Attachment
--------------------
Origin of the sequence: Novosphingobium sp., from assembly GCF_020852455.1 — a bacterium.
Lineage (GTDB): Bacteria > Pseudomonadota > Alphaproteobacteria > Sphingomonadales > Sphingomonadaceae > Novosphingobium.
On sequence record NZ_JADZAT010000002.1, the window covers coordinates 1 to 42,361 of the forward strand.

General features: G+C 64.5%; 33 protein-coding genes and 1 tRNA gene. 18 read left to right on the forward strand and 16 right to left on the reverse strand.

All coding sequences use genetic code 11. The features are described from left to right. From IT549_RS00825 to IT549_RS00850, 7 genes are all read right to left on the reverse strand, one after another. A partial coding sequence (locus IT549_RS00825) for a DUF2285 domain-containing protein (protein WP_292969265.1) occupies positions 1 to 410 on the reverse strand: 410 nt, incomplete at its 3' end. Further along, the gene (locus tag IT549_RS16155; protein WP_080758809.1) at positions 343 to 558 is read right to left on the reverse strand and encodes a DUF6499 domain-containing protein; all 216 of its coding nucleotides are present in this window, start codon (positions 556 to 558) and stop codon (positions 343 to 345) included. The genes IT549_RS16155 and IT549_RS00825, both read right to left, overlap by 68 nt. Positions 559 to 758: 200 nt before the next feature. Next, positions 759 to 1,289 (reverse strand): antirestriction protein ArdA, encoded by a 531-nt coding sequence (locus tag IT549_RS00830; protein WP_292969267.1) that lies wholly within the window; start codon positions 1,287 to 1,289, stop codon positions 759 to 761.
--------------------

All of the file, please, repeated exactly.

Origin of the sequence: Novosphingobium sp., from assembly GCF_020852455.1 — a bacterium.
Lineage (GTDB): Bacteria > Pseudomonadota > Alphaproteobacteria > Sphingomonadales > Sphingomonadaceae > Novosphingobium.
On sequence record NZ_JADZAT010000002.1, the window covers coordinates 1 to 42,361 of the forward strand.

General features: G+C 64.5%; 33 protein-coding genes and 1 tRNA gene. 18 read left to right on the forward strand and 16 right to left on the reverse strand.

All coding sequences use genetic code 11. The features are described from left to right. From IT549_RS00825 to IT549_RS00850, 7 genes are all read right to left on the reverse strand, one after another. A partial coding sequence (locus IT549_RS00825) for a DUF2285 domain-containing protein (protein WP_292969265.1) occupies positions 1 to 410 on the reverse strand: 410 nt, incomplete at its 3' end. Further along, the gene (locus tag IT549_RS16155; protein WP_080758809.1) at positions 343 to 558 is read right to left on the reverse strand and encodes a DUF6499 domain-containing protein; all 216 of its coding nucleotides are present in this window, start codon (positions 556 to 558) and stop codon (positions 343 to 345) included. The genes IT549_RS16155 and IT549_RS00825, both read right to left, overlap by 68 nt. Positions 559 to 758: 200 nt before the next feature. Next, positions 759 to 1,289 (reverse strand): antirestriction protein ArdA, encoded by a 531-nt coding sequence (locus tag IT549_RS00830; protein WP_292969267.1) that lies wholly within the window; start codon positions 1,287 to 1,289, stop codon positions 759 to 761.